Market Update

Freight Market Update: December 29, 2020

Ocean and air freight rates and trends; customs and trade industry news plus Covid-19 impacts for the week of December 29, 2020.

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Ocean Freight Market Update


Asia → North America (Transpacific Eastbound)

  • A substantial rate increase is expected in the market. Carriers are still identifying their rate levels only days before the start of the new year.
  • Capacity: Recommended advanced booking notice remains 21 days prior to CRD. The traditional POLs facing difficulty (Ningbo, Southeast Asia and Busan) are still facing the greatest equipment shortages.
  • Equipment and space-release issues continue to push out planned departure: flag urgent cargo as early as possible to your CS team so they can present the best options available.

Europe → North America (Transatlantic Westbound)

  • Rates: North Europe: Steady; Mediterranean: Steady
  • GRI December 15: Implemented ex-North Europe origins
  • GRI January 1: Likely Implemented (North Europe and Med)
  • Capacity: Recommend advanced booking notice 21 days prior to CRD.
  • Notes: Premium options remain available for booking placed at shorter notice. The strong market is expected to continue through February as carriers report full vessels 3-4 weeks ahead of expected departure. Expect further rate increases to be announced in January.
  • Equipment shortages in Germany, Italy, Spain and Portugal in particular for 40 dry and reefer containers. Ongoing severe EQ shortages in Turkey.
  • Port congestion: North Europe and North America are vexed by congestion, showing no signs of easing in the near future. UK ports face gridlock, cascading the congestion in continental Europe port hubs. In particular, Rotterdam and Hamburg are heavily congested and some terminals are not accepting export containers for gate-in ahead of CY cutoff. North America port infrastructure struggles with record high import volumes, specifically in LA/LB.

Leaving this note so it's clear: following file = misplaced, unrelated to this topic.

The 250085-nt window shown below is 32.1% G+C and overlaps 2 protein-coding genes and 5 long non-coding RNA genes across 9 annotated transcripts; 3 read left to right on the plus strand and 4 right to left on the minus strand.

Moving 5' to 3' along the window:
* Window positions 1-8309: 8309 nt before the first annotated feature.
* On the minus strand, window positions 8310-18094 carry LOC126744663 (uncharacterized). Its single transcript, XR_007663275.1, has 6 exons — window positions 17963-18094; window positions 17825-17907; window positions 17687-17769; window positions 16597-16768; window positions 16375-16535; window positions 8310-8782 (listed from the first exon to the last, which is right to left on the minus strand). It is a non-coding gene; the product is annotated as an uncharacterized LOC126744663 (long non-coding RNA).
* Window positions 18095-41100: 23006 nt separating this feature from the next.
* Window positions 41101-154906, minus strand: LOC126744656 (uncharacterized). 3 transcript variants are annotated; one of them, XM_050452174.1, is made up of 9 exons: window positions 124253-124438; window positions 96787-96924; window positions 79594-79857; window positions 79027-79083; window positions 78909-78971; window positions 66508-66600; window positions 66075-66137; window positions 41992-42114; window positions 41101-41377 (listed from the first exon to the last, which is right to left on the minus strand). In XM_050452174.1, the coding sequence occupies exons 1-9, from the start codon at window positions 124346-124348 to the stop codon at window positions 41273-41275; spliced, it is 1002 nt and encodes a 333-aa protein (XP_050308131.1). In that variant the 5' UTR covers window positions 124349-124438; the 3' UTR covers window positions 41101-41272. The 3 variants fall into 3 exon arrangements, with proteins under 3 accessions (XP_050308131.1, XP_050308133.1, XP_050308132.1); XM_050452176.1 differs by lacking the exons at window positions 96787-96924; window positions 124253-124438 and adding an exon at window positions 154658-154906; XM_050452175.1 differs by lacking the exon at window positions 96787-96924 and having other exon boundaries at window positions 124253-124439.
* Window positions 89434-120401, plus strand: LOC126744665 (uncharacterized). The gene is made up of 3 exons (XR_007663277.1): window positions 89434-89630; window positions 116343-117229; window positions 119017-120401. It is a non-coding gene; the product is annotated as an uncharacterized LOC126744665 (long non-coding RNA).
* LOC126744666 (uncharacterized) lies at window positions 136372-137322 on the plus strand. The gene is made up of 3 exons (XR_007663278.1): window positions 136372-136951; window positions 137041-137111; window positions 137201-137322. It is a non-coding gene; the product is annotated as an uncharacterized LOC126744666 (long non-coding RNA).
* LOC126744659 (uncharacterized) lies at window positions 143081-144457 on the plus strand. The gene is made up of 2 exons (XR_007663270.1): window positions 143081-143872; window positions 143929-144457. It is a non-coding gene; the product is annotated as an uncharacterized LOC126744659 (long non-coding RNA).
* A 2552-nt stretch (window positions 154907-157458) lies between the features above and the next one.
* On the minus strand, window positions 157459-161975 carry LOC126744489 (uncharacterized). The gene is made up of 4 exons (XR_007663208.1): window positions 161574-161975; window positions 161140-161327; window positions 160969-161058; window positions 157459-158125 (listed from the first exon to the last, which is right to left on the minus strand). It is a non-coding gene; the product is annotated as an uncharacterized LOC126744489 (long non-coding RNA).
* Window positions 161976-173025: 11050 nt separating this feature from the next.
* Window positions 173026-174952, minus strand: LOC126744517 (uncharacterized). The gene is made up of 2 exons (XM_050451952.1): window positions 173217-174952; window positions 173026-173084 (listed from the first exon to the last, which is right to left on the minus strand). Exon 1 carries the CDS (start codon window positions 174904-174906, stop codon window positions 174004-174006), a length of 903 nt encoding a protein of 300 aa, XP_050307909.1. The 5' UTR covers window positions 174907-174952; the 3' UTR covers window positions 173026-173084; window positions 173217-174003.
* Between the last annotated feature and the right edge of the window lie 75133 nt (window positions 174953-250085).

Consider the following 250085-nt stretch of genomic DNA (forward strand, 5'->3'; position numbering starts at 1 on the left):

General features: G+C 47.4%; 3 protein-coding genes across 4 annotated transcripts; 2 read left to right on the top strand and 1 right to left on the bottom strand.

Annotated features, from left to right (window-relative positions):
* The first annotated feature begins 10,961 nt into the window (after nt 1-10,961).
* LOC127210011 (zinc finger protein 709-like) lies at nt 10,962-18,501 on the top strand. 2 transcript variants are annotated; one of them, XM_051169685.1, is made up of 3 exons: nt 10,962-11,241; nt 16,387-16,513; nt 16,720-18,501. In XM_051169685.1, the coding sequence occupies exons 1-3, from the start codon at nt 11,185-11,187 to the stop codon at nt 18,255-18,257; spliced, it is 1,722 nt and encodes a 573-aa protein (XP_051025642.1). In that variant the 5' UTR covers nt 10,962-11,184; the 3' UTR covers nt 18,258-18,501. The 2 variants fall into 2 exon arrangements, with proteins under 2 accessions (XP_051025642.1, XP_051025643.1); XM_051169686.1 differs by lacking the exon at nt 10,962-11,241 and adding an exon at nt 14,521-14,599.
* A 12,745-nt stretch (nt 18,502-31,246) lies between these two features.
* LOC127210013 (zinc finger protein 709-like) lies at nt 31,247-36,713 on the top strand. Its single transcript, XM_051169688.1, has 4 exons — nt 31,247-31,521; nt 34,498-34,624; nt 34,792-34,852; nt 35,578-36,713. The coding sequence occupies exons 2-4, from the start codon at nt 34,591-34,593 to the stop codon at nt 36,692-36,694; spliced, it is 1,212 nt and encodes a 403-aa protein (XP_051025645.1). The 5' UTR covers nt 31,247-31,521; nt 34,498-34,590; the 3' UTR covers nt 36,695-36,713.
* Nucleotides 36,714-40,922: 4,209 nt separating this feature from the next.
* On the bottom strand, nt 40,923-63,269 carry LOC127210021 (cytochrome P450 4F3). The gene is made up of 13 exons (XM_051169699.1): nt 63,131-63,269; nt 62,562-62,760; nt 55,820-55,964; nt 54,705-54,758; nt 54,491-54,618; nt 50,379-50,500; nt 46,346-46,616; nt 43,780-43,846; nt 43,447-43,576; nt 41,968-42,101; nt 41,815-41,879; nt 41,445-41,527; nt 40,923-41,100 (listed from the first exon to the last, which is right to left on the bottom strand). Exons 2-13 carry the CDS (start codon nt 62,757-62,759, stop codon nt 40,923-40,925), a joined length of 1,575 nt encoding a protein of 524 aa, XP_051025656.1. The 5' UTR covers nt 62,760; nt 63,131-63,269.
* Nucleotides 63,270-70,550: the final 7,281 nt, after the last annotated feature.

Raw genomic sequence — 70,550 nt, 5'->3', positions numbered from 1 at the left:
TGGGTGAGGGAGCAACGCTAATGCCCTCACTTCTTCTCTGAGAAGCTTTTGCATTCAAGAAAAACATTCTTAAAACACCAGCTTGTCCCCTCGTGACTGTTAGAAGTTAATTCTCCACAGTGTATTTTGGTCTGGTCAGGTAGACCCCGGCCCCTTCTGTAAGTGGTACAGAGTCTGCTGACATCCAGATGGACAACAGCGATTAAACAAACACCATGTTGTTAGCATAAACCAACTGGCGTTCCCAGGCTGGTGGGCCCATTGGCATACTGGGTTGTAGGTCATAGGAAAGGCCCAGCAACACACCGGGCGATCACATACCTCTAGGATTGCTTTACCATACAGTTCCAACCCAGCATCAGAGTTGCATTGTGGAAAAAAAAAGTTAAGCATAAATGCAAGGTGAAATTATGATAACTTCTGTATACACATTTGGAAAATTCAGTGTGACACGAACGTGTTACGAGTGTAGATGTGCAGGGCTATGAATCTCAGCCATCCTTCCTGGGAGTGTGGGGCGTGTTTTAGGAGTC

• Capacity development: No blank sailings have been announced after week 2.

India → North America

  • Rates: Increasing
  • GRI December 15: Rates extended with most carriers
  • GRI January 1: Will be implemented
  • Capacity: Tight due to limited equipment and feeder port omissions
  • Equipment: Continues to be an issue—please make bookings in advance so we can plan for container availability at your local ICD/wet port. Equipment is especially limited in South India ports.
  • Colombo congestion continues to impact the ISC feeder network but is starting to improve. Carriers are continuing to redirect cargo to other transshipment ports such as Mundra or Port Klang until mid-January when the congestion is expected to let up

North America → Asia

  • GRI January 1 : Likely implemented for certain commodity segments.
  • GRI January 15: Some carriers have given notice of a $100 per 40’ increase for mid-January.
  • Capacity: Recommend advanced booking notice 7-10 days prior to CRD at Port.
  • Capacity: Recommend advanced booking notice 10-14 days prior to CRD at Rail Ramp.
  • Chassis availability is tight at most major ports and rail ramps. Recommend factoring in more lead time for truckers to procure chassis.
  • Port of LA situation remains very fluid. Vessel schedule integrity is completely off which has led to vessel-bunching and smaller windows for vessel operations once imports are discharged from vessels.
  • South China barge service to be closed for January to avoid arrivals during the Chinese New Year. In response, all major carriers have suspended export bookings for these destinations.

North America → Europe

  • Rates: Steady
  • GRI January 1: Carriers announcing large Congestion Surcharges for all shipments destined to the UK effective 1/1/2021.
  • Capacity: Recommend advanced booking notice 7–10 days prior to CRD at port.
  • Capacity: Recommend advanced booking notice 10–14 days prior to CRD at rail ramp.
  • Chassis availability is tight at most major ports and rail ramps. Anticipate more lead time for truckers to procure chassis.